Natalie Spencer was giving a dinner. She was not an easy hostess. Like most women of futile lives she lacked a sense of proportion, and the small and unimportant details of the service absorbed her. Such conversation as she threw at random, to right and left, was trivial and distracted.
Yet the dinner was an unimportant one. It had been given with an eye more to the menu than to the guest list, which was characteristic of Natalie's mental processes. It was also characteristic that when the final course had been served without mishap, and she gave a sigh of relief before the gesture of withdrawal which was a signal to the other women, that she had realized no lack in it. The food had been good, the service satisfactory. She stood up, slim and beautifully dressed, and gathered up the women with a smile.
The movement found Doctor Haverford, at her left, unprepared and with his coffee cup in his hand. He put it down hastily and rose, and the small cup overturned in its saucer, sending a smudge of brown into the cloth.
"Dreadfully awkward of me!" he said. The clergyman's smile of apology was boyish, but... read more
Trying to get away from an engagement he had got himself into more or less against his will, Stephen Knight travels to Algiers to visit his old friend Nevill. On the Journey there he meets the charming and beautiful Victoria. She is on her way to Algiers to search for her sister, who had disappeared years ago after marrying an Arab nobleman. With the support of his friend, Stephen Knight decides to help the girl - but when she also disappears, the adventure begins... (Summary by Carolin)
Stephen Knight was very angry, though he meant to be kind and patient with Margot. Perhaps, after all, she had not given the interview to the newspaper reporter. It might be what she herself would call a "fake." But as for her coming to stop at a big, fashionable hotel like the Carlton, in the circumstances she could hardly have done anything in worse taste.
He hated to think that she was capable of taking so false a step. He hated to think that it was exactly like her to take it. He hated to be obliged to call on her in the hotel; and he hated himself for... read more
Carnacki, the Ghost-Finder is a collection of supernatural detective short stories by author William Hope Hodgson. It was first published in 1913 by the English publisher Eveleigh Nash. In 1947, a new edition of 3,050 copies was published by Mycroft & Moran and included three additional stories. The Mycroft & Moran version is listed as No. 52 in Queen's Quorum: A History of the Detective-Crime Short Story As Revealed by the 100 Most Important Books Published in this Field Since 1845 by Ellery Queen.
THE GATEWAY OF THE MONSTER
In response to Carnacki's usual card of invitation to have dinner and listen to a story, I arrived promptly at 427, Cheyne Walk, to find the three others who were always invited to these happy little times, there before me. Five minutes later, Carnacki, Arkright, Jessop, Taylor, and I were all engaged in the "pleasant occupation" of dining.
"You've not been long away, this time," I remarked, as I finished my soup; forgetting momentarily Carnacki's dislike of being asked even to skirt the borders of his story until such time as he was ready. Then he would not stint words.... read more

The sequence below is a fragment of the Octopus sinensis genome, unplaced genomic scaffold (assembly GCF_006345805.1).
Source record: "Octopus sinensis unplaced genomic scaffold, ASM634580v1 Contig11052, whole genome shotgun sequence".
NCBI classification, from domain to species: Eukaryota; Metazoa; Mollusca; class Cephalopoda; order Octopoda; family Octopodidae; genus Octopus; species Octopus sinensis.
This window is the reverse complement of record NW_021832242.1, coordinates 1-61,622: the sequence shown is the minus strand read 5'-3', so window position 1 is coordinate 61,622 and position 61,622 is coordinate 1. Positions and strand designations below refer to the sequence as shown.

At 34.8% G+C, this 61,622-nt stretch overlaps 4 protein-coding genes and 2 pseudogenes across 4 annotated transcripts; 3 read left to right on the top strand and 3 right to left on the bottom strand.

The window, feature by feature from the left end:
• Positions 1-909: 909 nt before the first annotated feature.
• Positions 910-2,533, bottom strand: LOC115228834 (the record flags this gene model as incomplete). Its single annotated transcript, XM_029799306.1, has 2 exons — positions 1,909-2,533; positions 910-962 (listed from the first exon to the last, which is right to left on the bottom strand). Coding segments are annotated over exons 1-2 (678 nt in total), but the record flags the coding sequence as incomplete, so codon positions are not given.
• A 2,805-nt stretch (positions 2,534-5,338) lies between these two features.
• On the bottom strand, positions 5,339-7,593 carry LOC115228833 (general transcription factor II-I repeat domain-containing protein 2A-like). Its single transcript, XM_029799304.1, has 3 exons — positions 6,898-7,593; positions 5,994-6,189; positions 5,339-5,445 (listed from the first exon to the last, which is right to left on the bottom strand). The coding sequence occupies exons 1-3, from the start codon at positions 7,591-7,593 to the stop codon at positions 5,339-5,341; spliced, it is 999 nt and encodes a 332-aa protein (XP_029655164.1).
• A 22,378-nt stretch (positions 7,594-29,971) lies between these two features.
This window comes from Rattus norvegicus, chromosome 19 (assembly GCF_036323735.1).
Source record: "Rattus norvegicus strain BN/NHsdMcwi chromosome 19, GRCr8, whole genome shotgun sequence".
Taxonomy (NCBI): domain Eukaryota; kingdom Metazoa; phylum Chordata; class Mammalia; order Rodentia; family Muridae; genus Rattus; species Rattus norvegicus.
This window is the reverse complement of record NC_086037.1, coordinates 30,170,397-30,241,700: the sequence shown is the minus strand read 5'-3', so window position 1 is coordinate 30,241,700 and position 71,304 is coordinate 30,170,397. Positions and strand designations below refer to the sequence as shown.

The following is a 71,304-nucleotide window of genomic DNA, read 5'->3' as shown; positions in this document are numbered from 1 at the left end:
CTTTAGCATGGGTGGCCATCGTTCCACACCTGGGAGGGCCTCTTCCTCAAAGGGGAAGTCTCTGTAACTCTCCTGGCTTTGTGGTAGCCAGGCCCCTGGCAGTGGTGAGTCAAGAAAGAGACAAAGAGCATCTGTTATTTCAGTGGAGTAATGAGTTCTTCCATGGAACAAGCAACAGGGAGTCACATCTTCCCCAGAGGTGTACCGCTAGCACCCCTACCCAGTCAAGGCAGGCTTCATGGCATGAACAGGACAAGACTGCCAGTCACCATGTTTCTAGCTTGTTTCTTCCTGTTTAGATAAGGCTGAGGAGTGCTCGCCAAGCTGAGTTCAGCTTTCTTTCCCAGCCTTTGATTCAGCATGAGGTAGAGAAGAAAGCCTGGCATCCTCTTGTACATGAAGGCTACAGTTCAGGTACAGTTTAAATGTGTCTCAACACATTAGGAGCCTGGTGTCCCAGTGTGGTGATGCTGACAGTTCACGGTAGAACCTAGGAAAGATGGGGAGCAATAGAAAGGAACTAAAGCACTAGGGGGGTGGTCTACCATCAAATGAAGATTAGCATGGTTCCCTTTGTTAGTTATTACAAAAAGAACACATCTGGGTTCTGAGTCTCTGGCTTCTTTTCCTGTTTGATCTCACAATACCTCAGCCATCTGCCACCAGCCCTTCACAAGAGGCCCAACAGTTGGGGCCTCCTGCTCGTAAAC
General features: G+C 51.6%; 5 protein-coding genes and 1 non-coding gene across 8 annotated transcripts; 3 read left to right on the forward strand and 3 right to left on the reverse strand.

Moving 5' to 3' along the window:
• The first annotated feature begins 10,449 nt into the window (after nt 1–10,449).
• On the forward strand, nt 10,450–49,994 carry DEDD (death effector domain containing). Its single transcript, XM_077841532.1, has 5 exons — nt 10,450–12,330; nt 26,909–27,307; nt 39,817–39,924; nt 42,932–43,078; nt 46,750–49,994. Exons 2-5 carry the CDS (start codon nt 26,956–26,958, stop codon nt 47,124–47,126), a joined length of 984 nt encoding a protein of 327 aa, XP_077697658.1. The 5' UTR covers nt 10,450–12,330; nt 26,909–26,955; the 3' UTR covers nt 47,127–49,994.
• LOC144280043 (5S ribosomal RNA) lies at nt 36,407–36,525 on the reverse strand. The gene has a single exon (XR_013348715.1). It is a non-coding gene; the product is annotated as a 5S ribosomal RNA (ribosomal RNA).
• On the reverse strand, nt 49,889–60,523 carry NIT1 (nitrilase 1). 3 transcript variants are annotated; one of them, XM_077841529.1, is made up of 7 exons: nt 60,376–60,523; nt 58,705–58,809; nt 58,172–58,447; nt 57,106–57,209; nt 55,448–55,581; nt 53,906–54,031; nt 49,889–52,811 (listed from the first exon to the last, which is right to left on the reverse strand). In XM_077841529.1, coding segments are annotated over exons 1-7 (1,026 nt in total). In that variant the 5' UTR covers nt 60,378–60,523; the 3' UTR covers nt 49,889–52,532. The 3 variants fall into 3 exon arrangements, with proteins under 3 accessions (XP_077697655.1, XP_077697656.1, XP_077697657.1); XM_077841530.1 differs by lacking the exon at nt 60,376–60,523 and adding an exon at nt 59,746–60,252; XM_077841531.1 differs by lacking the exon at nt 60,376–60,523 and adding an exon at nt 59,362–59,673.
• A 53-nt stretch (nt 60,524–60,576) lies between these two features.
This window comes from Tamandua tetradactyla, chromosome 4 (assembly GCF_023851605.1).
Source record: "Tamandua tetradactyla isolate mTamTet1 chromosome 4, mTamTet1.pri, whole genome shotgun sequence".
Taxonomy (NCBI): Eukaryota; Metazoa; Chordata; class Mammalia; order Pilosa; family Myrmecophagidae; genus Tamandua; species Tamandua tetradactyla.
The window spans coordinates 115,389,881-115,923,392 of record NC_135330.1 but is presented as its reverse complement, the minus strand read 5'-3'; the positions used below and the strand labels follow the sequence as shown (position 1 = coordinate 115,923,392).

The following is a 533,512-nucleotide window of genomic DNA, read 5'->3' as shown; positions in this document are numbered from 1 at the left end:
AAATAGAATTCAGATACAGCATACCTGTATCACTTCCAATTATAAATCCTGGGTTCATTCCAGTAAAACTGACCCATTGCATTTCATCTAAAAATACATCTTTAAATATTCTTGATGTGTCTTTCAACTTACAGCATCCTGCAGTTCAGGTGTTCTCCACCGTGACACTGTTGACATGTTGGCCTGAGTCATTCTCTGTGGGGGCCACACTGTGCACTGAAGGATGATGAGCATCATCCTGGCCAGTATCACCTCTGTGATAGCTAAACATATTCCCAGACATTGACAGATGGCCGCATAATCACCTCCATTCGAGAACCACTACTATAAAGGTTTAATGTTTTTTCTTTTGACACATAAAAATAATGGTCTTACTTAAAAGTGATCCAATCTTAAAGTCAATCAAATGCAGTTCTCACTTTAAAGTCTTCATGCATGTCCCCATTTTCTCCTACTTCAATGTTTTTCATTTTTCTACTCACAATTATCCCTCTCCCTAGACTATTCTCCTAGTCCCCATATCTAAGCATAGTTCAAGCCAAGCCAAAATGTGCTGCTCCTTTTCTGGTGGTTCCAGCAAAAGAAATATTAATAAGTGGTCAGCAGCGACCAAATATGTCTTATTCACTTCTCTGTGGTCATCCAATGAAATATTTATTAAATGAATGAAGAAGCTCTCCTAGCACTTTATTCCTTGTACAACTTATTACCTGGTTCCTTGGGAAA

Tagore is an artist of rare lyrical powers, who understands the human soul. Tagore's poems and stories are devotions, mystical, sublimated ecstasy. They are the thoughts of a seer, the perfect union of beauty and truth in poetry.
Contents: Hungry Stones; Victory; Once there was a King; Homecoming; My Lord, the Baby; Kingdom of Cards; Devotee; Vision; Babus of Nayanjore; Living or Dead; We Crown Thee King; Renunciation, Cabuliwallah.
The stories contained in this volume were translated by several hands. The version of The Victory is the author's own work. The seven stories which follow were translated by Mr. C. F. Andrews, with the help of the author's help. Assistance has also been given by the Rev. E. J. Thompson, Panna Lal Basu, Prabhat Kumar Mukerjii, and the Sister Nivedita.
THE HUNGRY STONES
My kinsman and myself were returning to Calcutta from our Puja trip when we met the man in a train. From his dress and bearing we took him at first for an up-country Mahomedan, but we were puzzled as we heard him talk. He discoursed upon all subjects so confidently that you might think the Disposer of All Things consulted him at all times in all that He did. Hitherto we had been perfectly happy, as we did not know that secret and unheard-of forces were at work, that... read more
This book is distinct from all other books on Astronomy. As the book goes on it give rise to a sense of guilt for being ignorant about the world around us. It does not go deep into the scientific theories or technicalities of the subject, but very efficiently presented the required information to the reader. This will be a great book for a beginner but its contents will not satisfy the sections of reader who have already very well acquainted with the subject. This will be a good book for general reading also. This book surely can be classified as a book on Astronomy with an artistic touch. Reader of any age and with any background can read and enjoy this book and gain knowledge of basics of Astronomy and next time watch the sky with a smile on the face.
This book begins with an interesting section on contribution of women in the study and progress of Astronomy. This section is followed by the chapters on universe, constellations, star, sun as a star and sun as a centre of the solar system. The bulk of the book is ... read more
Roy J. Snell born Ladonia, Missouri, The United States died September 21, 1959 Roy Justin Snell wrote more than 75 novels for young adults under his own name and also using the pseudonyms David O'Hara, James Craig and Joseph Marino.
Marian and Lucille seem to be in for the time of their lives -- in the worst sense.
First they find a boy who seems exhausted from swimming, who must have been lost overboard from another boat. Taking him to their camp, they feed him broth and potatoes, and watch him fall asleep in exhaustion by the fire.
Later in the night they hear a sound -- almost like oarlocks . . . and discover the boy is gone -- and along with him is their rowboat! But the boy... read more